Trip Start Aug 04, 2012
20Trip End Aug 26, 2012
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Where I stayed
The road east passed the Hancock Bridge over the Penobscot Narrows, near Fort Knox. The fort is not the one holding a bit of small change for the US government, but one protecting Bangor from attack from the sea. The new bridge has been opened since 2006; Google Earth still shows it as unfinished. It holds an observation platform high up. Next to it is the old bridge and the boys quickly spotted a big raptor sitting on the handrail, behind a chickenwire fence
We arrived in Camden at about eleven AM. That cosy harbour needed to be explored a bit. Looking for ATM's, caffeine and camera shots. Again we were kind of leafing through a 3D-WoodenBoat catalogue. This actually is an area that can be considered almost as the centre of attention for WoodenBoat, a favoured bimonthly about.... well Wooden Boats. Many types of boats in the US have a bit of origin over here. Many of their covers were photographed in these waters. Robert took a picture of a wharf next to the harbor. He asked someone whether he had actually trespassed by ignoring a sign about the jetty being off limits. The answer was no, and it proved to be coming from a person that had leased that boatyard some some time. He had built two motorboats in there, both over fifty feet. On top of that he had used it to build a two-seater plane during a winter. He complained bitterly about the Federal Aviation Authority that needed two weeks each time to inspect every finished stage of the job. It took him the whole winter. Epoxy and fiberglass have to be heated to be properly set and harden. Imagine the heating cost for just one plane in a Maine winter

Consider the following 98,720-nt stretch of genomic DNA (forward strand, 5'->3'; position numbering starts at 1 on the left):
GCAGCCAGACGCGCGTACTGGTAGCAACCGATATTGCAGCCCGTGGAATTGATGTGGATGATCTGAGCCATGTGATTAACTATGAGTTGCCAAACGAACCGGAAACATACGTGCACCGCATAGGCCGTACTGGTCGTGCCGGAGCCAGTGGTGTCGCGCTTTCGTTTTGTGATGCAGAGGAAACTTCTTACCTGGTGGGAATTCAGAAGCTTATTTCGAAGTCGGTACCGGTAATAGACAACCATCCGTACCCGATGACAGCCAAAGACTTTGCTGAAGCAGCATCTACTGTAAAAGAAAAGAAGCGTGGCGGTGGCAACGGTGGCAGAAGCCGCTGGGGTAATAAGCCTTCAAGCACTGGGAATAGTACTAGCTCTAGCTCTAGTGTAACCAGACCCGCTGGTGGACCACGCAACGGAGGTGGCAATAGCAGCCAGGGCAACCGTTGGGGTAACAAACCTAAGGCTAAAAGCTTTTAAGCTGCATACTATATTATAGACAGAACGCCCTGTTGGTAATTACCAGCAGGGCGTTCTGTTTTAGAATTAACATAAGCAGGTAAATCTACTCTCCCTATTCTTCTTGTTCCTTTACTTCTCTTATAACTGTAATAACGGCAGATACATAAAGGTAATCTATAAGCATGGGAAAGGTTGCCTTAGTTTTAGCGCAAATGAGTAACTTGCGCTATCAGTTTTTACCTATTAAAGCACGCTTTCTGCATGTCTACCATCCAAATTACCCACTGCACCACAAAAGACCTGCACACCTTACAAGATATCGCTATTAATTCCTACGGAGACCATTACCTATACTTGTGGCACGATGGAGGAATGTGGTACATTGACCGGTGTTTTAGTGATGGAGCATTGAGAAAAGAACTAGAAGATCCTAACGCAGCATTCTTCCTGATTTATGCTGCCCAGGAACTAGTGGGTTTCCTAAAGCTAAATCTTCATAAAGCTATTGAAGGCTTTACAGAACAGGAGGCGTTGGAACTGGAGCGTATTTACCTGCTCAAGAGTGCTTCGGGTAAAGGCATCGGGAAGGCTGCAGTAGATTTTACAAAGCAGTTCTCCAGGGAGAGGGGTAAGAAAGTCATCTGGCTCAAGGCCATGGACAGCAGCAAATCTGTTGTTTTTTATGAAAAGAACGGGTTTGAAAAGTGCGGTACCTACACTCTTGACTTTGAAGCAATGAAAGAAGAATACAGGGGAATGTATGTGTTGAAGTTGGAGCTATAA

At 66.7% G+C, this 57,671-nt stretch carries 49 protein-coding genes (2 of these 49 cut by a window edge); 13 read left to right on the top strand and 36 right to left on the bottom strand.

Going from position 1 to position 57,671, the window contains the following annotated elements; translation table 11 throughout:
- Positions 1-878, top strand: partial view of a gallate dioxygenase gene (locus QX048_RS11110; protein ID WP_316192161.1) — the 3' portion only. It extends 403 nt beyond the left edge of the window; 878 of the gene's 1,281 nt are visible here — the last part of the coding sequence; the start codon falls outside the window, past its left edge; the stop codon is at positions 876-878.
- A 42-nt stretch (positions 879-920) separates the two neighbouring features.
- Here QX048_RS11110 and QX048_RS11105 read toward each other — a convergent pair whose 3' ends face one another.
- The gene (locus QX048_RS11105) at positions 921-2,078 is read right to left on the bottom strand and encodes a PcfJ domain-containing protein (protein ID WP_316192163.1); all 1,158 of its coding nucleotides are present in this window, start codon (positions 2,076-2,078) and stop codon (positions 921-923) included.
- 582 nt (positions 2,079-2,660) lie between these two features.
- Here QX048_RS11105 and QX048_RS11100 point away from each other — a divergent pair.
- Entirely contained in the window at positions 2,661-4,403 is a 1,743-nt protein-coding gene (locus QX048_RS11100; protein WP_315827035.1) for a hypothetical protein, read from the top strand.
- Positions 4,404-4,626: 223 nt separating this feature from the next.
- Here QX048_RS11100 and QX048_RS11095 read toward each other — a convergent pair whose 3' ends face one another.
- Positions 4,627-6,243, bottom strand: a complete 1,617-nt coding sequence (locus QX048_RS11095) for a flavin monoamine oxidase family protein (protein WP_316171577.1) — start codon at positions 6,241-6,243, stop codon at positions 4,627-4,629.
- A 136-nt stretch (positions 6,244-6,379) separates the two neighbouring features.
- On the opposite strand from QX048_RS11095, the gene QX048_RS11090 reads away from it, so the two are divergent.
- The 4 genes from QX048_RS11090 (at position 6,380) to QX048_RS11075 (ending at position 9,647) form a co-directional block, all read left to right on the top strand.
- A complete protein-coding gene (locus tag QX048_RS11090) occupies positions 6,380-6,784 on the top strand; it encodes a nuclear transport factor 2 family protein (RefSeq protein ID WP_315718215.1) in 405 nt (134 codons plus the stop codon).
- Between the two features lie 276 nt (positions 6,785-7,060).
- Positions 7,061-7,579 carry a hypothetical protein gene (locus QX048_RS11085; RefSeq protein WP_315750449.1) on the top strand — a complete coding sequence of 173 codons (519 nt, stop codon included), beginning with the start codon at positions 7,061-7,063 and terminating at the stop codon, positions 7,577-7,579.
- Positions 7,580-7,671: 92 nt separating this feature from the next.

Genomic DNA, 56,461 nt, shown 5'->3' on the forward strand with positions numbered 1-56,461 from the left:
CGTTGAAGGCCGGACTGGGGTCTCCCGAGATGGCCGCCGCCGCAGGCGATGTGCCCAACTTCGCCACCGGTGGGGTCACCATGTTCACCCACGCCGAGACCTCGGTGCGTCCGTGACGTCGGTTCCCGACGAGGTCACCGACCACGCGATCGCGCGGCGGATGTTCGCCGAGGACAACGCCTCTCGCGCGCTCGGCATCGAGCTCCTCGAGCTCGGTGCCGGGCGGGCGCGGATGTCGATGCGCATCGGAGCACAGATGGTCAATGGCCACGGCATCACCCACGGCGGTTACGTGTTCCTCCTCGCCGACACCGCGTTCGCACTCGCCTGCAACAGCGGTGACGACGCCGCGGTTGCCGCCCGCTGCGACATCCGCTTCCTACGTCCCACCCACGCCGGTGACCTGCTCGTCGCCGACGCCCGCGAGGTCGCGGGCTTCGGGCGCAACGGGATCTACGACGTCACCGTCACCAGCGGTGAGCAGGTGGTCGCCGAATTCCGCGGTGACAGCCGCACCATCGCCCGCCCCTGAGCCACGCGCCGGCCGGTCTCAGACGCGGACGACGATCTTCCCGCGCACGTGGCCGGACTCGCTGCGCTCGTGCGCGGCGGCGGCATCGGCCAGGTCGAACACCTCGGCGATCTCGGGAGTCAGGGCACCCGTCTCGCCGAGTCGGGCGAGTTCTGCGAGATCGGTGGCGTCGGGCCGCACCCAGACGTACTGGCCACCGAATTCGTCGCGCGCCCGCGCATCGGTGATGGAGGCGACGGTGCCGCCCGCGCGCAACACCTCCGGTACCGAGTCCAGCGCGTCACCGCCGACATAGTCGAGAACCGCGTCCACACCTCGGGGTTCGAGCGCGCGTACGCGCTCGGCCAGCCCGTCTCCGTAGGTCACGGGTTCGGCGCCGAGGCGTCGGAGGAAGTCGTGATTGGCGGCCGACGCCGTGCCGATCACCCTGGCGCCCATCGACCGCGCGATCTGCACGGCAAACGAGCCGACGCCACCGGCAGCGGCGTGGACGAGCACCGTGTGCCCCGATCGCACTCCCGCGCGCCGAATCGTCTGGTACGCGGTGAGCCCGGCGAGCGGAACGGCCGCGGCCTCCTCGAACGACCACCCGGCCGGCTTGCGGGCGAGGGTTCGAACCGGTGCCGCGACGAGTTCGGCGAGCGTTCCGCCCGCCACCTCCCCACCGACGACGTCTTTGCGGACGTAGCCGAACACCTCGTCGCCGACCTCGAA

The Coast of Maine is beautiful with all the creeks and little bays, it reminded us of Scandinavia, its Fjords and islands. Everyone over there seemed to be linked to the sea and the waterways. You were either a fisherman, selling lobster, cooking lobster, transporting clams, building boats, kayaking in between the islands or launching your motorboat to go fishing. A few people sail, many people float, simply messing about in boats. After setting up the tent we went to Port Clyde to have some lunch/dinner. Around dusk we were near the lighthouse, looking not only at that but also at Eiderduck and Black Guillemot and taking close looks at the rocks around.